These lacks don’t bother me.  Not really.  I’m often a very practical individual, and as problems go, not knowing the year barely impacts my life.  It only bothers me because it is a sign of how far my brain still has to heal.  And.  It bothers me because I don’t want other people to worry, particularly Mary.

It’s only come up a few times with Mary.  Perhaps once when I was joking about not knowing what year it is, or a day I was having particular trouble recalling the month.  Mary would ask me in a falsely casual way, “Kim, what year is it?”.  Her eyes would be worried, her face pulled into a slight frown.  She tried to convey my answer didn’t matter to her, but the energy radiating from her body made it clear it did.

As I struggled to figure out the year – I’d take extra time to make sure I got it right – her face would get more and more grave.  Tick tick tick.  Her waiting, me struggling.  Eventually, with enough time, I’d remember something significant that happened relatively recently – losing my job, getting approved for Disability – and know those things happened in 2016, so I’d get to the right answer.  I’d say just as casually, “2016 of course” and leave it there.  But we both know I failed on some level, because it took me too long, waaay to long, to come up with that answer.  One second, five seconds to answer is normal.  A good 45 seconds or a minute, my eyes looking back and forth as I shuffle through my mind trying to find the right answer… that is not.

I took the extra time because I knew the wrong answer would really worry her.  I am confidently that my difficultly remembering the year doesn’t limit me from safely drive a car, weeding the garden unsupervised, and paying my bills.  Really.  But other people, healthy people, can’t know that.  Before my injury, if someone told me they had trouble remembering the year but everything else was fine… well, I’d put an asterick next to their name in my head and add a note to my judgement of them *may not be mentally stable, or perhaps *not entirely here, or maybe *impaired, don’t trust.  I’d still happily be friends with them, but perhaps I’d hesitate to lend them money or let them organize a trip.

If remembering the year is difficult, why does it matter that 2016 is gone?  Good question. I told you that all of 2016 my brain defaulted to 2015.  What I didn’t mention was that as the year wore on, and my brain got less sure of what year it was, there’d be some reasoning before coming to a final answer.  The reasoning during the second half of 2016 went something like this:

  • What year is it?  2015?
  • No, that can’t be right… it’s later than that.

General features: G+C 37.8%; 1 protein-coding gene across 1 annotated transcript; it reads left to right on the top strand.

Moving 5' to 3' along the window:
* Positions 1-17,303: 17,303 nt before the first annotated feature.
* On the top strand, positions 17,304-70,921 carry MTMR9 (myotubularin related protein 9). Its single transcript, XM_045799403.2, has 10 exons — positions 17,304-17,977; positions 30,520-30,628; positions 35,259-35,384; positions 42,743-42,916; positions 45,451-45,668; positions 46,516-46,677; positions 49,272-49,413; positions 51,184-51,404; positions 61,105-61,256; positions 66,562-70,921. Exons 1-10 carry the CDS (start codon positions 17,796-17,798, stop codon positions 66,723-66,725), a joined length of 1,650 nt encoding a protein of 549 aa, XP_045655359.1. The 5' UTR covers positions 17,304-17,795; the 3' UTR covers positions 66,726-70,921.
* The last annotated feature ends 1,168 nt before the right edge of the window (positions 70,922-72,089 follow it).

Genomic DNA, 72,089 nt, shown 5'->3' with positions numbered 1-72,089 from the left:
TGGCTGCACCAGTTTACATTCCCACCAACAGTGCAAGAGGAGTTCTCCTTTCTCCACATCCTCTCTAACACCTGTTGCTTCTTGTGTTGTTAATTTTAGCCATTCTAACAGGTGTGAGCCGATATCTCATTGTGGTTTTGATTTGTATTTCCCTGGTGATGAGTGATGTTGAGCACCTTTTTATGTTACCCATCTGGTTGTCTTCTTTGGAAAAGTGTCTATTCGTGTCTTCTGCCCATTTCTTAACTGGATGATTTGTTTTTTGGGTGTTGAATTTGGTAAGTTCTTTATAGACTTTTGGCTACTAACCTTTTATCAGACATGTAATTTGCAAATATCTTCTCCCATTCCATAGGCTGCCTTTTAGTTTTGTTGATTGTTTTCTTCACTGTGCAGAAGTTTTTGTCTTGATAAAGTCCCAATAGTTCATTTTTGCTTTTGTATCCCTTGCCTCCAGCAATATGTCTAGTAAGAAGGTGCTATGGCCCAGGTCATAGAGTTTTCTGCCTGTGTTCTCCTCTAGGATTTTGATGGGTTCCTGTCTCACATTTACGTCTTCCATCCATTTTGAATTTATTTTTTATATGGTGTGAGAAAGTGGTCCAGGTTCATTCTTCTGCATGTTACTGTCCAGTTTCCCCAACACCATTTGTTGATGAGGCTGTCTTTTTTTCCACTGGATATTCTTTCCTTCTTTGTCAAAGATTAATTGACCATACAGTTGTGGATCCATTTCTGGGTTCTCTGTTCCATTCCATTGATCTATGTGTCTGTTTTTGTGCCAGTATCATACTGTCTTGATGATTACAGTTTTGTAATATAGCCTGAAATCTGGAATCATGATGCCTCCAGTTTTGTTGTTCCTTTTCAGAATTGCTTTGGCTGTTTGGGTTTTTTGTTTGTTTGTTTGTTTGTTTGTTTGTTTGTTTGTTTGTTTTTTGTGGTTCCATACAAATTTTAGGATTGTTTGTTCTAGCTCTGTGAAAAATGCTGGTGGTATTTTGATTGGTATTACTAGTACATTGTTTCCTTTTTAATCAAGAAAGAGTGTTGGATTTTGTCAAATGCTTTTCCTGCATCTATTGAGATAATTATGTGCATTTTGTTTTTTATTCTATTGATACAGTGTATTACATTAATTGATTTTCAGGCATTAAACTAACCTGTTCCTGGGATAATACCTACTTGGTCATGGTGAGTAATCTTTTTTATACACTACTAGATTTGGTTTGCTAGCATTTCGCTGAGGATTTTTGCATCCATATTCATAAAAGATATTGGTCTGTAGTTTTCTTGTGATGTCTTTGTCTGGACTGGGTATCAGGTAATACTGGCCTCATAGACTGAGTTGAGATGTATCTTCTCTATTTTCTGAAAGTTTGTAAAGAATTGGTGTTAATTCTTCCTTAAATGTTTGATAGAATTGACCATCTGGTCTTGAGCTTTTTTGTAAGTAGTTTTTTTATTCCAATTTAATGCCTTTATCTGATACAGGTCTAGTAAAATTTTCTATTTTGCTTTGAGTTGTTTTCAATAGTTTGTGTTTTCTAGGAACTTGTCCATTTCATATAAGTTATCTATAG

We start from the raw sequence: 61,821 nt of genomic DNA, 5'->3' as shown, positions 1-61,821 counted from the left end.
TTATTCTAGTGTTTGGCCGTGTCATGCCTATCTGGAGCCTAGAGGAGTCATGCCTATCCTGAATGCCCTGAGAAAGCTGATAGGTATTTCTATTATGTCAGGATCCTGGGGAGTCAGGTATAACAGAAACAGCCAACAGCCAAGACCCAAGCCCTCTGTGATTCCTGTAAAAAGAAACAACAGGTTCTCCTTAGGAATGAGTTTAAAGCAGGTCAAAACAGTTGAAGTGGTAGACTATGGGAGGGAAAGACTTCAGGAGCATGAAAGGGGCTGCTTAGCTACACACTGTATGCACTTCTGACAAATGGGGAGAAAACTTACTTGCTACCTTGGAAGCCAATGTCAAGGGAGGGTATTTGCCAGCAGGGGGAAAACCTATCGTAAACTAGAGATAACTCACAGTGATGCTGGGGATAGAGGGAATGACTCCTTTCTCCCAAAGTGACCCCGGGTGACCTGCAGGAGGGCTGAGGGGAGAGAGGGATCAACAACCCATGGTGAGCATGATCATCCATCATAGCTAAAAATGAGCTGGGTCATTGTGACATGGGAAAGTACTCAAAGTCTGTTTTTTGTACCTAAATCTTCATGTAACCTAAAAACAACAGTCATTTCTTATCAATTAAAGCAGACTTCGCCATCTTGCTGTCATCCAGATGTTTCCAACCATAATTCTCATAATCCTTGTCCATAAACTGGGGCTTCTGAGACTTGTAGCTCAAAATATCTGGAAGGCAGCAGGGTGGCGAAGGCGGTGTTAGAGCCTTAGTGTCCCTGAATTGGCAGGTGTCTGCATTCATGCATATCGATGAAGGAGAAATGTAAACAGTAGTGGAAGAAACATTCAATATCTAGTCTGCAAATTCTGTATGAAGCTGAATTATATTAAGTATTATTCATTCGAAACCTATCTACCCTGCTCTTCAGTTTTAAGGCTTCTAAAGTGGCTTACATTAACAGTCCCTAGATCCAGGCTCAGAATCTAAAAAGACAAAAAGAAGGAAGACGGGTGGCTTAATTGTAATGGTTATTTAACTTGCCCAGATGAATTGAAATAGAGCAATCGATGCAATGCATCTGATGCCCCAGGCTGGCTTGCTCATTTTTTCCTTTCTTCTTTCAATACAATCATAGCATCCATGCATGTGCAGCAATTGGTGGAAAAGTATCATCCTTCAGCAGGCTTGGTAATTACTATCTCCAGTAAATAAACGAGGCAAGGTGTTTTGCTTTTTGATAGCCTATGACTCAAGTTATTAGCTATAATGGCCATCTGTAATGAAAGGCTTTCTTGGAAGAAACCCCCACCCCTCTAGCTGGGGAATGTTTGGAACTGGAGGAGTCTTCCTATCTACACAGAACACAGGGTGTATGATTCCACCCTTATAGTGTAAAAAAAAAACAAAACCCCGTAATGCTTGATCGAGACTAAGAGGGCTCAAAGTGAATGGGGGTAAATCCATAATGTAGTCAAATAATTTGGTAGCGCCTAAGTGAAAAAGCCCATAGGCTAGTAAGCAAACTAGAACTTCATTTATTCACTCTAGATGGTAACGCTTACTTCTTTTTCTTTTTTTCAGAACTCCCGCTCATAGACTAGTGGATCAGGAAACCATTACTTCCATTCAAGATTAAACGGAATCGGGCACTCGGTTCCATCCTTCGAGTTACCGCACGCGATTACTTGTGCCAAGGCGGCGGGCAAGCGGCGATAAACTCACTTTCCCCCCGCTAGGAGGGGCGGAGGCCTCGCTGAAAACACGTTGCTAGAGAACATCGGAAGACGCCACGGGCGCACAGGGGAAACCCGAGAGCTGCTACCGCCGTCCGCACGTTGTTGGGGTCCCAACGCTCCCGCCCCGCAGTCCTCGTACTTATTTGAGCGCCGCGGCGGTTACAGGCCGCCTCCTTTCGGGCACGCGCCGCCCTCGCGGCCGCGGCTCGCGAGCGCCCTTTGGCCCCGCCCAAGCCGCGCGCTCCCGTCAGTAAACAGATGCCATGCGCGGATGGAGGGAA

• Are you sure?  Yes, definitely it’s later than 2015.
  • What year is it?
  • Blankness.  I query my brain about the year and all I get is blankness, a foggy nothingness, a wall that doesn’t budge when I push against it.  No help, no input, no answer.
  • Reasoning steps in.  Okay, it feels like a lot of time has passed.  It definitely isn’t 2015.  Well, I’ve been having this trouble for a while, and I don’t want to look like a fool and underestimate… so it must be 2017!
  • Yes, 2017, that seems right.  It’s 2017.

And so that is how my almost-immediate second default answer during 2016 became 2017.  Because a lot of time has passed, so it must be 2017 by now, right?


And look at that, now it is!  How great is that!  All year, I’m going to be right.  Every time I write something down, 2017 easily flows from my pen.  Because my brain knew all along, it’s 2017.  And now the world has aligned to make it true.  For a year, anyway.  Maybe by 2018, my brain will reestablish my internal clock and I will regularly know the correct year, without effort.  Or then again, maybe not.  Either way, I’ll keep sashaying down my path of healing.  That is, really, all any of us can do.

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TBI Rockstars – Doing What We Can (Video)

Good news!  Brie and I have created the next installment of the TBI Rockstars.  This time we talk about how hard it is to be consistent and productive while recovering from a brain injury — as demonstrated by the big time gap since our last video.

The take away message?  Don’t let what you can’t do stop you from doing what you can do.  We can’t do everything we want because of our limitations, but we are going to bring you videos to help you live your life of brain recovery a little more gracefully.  Check out our newest video below!  You’ll be glad you did.